linguistic philosophy

(redirected from Ordinary language philosophy)
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linguistic philosophy

n
(Philosophy) the approach to philosophy common in the mid 20th century that tends to see philosophical problems as arising from inappropriate theoretical use of language and therefore as being resolved by detailed attention to the common use of expressions
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linguistic philosophy

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In contrast to the agenda of ordinary language philosophy, the primary questions in logical positivism were epistemological.
Cavell recasts Emerson and Thoreau as avant-le-lettre kin to ordinary-language philosophers responding to skepticism, but when Duffy recasts Cavell as an apres-le-lettre British romantic, he deemphasizes skepticism and ordinary language philosophy and instead focuses on later Cavell, the Cavell who deploys the terms of receptivity and intimacy, aversive thinking, and perfectionism.
An Ordinary Language Philosopher may reply to Cappelen: Ordinary Language Philosophy does not rest its claims on intuitions.
The focus of this paper is to analyse what Hallen refers to as ordinary language philosophy and explain how it authenticates African philosophy as unique 'species' of philosophy.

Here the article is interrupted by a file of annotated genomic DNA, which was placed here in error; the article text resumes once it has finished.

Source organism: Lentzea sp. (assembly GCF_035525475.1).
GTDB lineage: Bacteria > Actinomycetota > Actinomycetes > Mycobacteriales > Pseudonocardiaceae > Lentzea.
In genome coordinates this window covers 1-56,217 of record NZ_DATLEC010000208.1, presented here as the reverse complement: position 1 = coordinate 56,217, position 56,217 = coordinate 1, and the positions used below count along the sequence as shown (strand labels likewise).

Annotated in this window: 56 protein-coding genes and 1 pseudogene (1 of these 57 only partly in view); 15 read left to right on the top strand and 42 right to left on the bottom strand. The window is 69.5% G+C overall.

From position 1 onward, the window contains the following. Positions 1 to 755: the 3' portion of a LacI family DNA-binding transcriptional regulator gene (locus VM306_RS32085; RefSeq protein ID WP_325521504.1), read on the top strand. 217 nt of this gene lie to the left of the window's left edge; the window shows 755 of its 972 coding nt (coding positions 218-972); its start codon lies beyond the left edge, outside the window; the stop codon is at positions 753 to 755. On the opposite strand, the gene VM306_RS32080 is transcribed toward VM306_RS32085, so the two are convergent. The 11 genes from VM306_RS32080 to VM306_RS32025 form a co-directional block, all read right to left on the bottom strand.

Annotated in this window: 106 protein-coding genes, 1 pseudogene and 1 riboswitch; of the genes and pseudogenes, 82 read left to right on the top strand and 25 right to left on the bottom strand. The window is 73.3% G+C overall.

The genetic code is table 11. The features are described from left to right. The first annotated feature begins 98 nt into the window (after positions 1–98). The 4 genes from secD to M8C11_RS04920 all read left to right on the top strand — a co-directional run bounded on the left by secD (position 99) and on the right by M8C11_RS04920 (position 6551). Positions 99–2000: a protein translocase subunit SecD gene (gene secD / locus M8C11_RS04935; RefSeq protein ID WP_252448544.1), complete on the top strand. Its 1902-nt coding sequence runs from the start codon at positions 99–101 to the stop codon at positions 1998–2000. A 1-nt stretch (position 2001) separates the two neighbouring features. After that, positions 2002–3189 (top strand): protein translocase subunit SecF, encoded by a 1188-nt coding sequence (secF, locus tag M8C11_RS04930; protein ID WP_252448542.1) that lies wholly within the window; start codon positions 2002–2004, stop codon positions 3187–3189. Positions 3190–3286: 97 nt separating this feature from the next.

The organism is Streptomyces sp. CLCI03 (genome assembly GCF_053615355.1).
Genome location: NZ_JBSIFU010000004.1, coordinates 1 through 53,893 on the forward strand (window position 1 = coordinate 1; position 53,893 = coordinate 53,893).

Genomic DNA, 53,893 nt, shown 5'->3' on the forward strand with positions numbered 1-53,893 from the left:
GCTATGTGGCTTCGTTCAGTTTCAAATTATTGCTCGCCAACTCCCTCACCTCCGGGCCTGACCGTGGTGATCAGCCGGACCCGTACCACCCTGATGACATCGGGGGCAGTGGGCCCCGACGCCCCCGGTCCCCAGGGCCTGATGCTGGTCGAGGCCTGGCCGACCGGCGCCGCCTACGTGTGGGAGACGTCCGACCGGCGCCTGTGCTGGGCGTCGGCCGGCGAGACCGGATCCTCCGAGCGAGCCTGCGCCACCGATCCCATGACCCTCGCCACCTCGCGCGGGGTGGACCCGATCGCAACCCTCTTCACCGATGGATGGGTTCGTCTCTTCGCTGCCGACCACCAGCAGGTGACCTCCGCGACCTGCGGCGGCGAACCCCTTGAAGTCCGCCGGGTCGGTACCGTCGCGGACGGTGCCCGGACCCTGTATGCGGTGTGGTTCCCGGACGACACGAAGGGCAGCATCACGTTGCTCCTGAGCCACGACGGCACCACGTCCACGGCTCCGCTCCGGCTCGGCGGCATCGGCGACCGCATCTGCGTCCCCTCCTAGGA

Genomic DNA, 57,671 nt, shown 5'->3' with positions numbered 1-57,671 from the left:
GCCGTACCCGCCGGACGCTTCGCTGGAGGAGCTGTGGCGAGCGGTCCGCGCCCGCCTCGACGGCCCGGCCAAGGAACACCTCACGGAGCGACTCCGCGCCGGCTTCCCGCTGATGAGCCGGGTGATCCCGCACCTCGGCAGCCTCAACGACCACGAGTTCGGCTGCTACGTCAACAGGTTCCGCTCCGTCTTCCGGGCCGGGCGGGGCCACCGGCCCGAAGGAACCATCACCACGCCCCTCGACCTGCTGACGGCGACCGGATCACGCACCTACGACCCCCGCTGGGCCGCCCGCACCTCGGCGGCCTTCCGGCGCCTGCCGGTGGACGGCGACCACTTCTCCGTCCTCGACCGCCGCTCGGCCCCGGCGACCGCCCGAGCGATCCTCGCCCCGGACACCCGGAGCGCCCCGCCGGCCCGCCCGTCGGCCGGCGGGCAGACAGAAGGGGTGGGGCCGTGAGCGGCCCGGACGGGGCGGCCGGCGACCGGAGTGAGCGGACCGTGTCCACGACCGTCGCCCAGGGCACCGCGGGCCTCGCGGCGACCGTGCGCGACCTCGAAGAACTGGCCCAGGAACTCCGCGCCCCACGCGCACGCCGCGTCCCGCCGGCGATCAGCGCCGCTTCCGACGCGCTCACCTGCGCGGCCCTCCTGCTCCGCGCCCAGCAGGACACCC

Surber emphasizes the contemporary significance of the debates by likening Hamann to Heidegger and Maimon to ordinary language philosophy (96).
Although ordinary language philosophy has waned, this oversimplification is one of its errors from which music theorizers have not profited.
16) In it he acknowledged a finding of Ordinary Language Philosophy that human discourse is an action, and inversely that human action is meaningful action, that is,"une action parlante.
Linguistic Experiments and Ordinary Language Philosophy, NAT HANSEN and EMMANUEL CHEMLA
In terms of style and method, Sandis departs from the unashamedly metaphysical approach that is currently popular in the philosophy of mind and action, and he takes us back to the days of ordinary language philosophy with numerous points and arguments from grammar and language use.
Thankfully, Julia Tanney's forwards to the two volumes of collected essays, as well as her laudable essay 'Rethinking Ryle: A Critical Discussion of The Concept of Mind'--a substantial fifty-page commentary, previously available only as an introduction to the French edition of Ryle's best known work--do much to remedy the myth that Ryle's philosophy consists of an outdated blend of ordinary language philosophy and behaviorism.
Although the essays do not lack arguments, Singer's style, revelatory of his training at Cornell during the middle of the last century, displays more of a tendency toward ordinary language philosophy than is common nowadays.